When setting the image recording size in the Image Quality screen, you may notice the pixel dimensions and also the number of possible shots on the free space of the memory card in the camera. While shooting, and afterwards, you may notice a difference in the pixel dimensions or that you achieved substantially more images than expected. If this is the case, it is likely because you shot with an Aspect Ratio setting that is always less than the full sensor 3:2 ratio that the pixel dimensions and capacity calculations are based on – regardless of the Aspect Ratio settings you may have made elsewhere.

3. Frame Rate

The EOS 5D Mark IV features a maximum frame rate of 7fps. If you need to achieve the fastest frame rate possible but are finding it slower than you expect or need, check your camera settings. Most notably, the Digital Lens Optimizer setting. With this turned to Enable, the frame rate will greatly reduce, especially in conjunction with Dual Pixel RAW. Turning either, or both, of these two settings to OFF will dramatically increase your frame rate.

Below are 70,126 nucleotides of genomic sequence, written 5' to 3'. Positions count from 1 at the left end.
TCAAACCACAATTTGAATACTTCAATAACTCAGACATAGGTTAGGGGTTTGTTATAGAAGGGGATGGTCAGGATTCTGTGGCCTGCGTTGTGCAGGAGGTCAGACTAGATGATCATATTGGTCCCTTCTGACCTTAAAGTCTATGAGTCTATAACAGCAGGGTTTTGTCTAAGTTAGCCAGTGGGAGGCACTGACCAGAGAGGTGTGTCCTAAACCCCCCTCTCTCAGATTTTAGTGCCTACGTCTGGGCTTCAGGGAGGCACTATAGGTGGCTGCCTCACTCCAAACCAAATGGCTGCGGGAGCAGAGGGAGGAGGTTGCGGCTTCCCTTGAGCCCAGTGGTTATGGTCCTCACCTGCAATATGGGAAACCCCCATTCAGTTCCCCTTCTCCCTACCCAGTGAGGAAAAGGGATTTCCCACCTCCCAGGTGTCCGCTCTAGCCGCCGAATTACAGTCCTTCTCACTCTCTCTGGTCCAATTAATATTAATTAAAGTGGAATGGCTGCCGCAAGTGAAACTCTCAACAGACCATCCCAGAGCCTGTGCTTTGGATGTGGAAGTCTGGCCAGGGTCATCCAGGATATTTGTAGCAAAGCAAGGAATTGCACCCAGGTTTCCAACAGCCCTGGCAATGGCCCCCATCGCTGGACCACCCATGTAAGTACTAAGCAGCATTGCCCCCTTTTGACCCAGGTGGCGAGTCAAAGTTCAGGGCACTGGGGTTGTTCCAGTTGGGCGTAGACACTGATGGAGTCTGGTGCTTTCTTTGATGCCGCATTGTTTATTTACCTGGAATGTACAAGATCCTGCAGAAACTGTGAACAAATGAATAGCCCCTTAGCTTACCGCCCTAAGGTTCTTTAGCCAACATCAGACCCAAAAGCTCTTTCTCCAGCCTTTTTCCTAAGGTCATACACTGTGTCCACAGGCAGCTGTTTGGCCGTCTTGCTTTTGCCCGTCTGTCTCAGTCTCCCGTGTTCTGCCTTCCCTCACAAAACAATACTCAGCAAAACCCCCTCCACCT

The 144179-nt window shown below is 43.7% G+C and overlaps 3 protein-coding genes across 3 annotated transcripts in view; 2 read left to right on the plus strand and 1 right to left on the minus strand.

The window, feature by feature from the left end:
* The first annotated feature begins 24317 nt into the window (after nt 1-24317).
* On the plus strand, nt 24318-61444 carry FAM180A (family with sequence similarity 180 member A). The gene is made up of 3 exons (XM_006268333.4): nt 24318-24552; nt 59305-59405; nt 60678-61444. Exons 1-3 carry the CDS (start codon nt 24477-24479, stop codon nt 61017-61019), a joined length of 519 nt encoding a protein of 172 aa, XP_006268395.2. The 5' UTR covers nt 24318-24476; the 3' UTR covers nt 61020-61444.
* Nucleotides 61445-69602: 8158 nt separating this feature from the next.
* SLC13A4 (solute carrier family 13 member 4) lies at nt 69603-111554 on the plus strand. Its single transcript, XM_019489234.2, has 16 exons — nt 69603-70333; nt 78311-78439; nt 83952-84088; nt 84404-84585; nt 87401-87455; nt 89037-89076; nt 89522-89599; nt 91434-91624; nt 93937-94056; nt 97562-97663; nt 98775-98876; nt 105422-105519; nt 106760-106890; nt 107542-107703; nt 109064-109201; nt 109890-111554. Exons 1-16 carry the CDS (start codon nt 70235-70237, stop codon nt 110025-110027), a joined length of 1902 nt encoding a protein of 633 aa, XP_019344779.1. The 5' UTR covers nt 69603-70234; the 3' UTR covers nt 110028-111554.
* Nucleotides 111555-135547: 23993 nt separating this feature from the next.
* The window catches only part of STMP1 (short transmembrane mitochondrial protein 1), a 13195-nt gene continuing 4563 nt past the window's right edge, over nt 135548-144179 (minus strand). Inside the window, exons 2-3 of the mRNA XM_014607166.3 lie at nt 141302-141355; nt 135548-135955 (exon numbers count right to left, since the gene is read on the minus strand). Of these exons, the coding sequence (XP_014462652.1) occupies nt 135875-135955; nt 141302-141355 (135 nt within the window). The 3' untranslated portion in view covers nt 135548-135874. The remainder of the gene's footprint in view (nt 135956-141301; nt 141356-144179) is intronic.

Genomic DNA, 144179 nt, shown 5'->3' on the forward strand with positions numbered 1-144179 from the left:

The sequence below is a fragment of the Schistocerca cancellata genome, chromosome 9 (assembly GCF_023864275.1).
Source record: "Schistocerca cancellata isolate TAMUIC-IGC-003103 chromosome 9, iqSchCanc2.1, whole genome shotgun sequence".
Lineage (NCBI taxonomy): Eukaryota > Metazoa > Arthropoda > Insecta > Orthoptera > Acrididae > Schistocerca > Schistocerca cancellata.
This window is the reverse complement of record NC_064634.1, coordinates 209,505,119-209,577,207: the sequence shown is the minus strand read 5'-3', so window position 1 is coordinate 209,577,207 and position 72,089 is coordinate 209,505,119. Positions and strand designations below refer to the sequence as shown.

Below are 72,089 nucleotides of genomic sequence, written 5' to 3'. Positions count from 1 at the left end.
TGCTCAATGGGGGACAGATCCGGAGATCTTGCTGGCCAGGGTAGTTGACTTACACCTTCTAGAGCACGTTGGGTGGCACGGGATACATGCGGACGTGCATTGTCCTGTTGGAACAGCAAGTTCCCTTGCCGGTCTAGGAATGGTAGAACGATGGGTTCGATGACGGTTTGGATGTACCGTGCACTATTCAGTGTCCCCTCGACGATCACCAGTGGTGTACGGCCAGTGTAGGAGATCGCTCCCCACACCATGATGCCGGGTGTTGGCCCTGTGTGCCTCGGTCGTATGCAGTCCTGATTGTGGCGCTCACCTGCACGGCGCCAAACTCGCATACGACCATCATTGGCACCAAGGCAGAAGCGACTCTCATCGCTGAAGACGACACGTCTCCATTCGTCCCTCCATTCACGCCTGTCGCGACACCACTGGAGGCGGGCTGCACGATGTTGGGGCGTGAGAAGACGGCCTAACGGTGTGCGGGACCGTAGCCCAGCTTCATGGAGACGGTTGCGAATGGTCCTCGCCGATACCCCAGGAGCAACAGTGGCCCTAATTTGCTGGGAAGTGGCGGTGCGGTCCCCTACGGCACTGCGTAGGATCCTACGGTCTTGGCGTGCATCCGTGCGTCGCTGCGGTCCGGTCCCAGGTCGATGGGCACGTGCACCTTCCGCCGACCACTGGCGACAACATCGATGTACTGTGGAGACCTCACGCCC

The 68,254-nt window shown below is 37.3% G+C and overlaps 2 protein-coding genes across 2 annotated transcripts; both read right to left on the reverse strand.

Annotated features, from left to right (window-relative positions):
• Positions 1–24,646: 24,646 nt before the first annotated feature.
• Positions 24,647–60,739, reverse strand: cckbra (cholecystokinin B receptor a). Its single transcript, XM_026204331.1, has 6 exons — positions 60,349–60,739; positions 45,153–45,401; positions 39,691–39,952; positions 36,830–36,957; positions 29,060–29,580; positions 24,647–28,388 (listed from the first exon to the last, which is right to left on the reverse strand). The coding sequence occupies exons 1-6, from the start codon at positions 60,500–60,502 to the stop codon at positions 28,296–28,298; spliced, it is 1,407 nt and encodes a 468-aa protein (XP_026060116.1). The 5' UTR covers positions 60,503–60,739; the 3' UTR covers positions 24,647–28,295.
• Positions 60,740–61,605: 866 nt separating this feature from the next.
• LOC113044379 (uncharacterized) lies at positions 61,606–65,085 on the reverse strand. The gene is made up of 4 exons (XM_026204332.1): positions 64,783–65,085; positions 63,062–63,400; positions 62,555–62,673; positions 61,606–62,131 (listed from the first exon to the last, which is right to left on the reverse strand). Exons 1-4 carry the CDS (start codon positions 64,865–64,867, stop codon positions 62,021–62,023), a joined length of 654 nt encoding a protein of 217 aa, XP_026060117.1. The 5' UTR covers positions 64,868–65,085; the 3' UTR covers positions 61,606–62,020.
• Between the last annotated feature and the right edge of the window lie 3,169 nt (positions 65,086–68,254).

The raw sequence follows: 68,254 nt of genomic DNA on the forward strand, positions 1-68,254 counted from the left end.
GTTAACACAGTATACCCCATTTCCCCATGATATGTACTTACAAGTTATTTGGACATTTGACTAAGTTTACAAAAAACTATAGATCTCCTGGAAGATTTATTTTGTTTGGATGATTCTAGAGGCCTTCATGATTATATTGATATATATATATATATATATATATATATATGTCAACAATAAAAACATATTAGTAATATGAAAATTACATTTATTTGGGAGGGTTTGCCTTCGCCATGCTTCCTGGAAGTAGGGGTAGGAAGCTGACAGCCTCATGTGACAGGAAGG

The EOS 5D Mark IV features up to 5-stops of exposure compensation when shooting, to account for very bright or dark subjects. When you are shooting in Live View or Movie shooting mode though, you will find only 3-stops of range are possible. If you wish to access the full five stops of range, either exit Live View, or if you’re in Movie mode, switch to manual and manually set the exposure as required.

If you are shooting in Auto ISO using P, Tv or Av and have set exposure compensation, then if you switch to M, be aware that any exposure compensation set in any of the previous modes will be translated to M. If you wish to cancel this, you should reset the exposure compensation to 0.

When shooting a timelapse, it is likely the camera will be active for a long period of time, and as such battery life becomes important. In normal shooting conditions, with a shooting interval set to 1sec, the EOS 5D Mark IV with a fully charged LP-E6N battery should last around 3h50mins. For timelapses lasting longer than this, either a battery grip with two batteries (double time) or a mains adaptor should be used. At lower temperatures, the shooting time will reduce.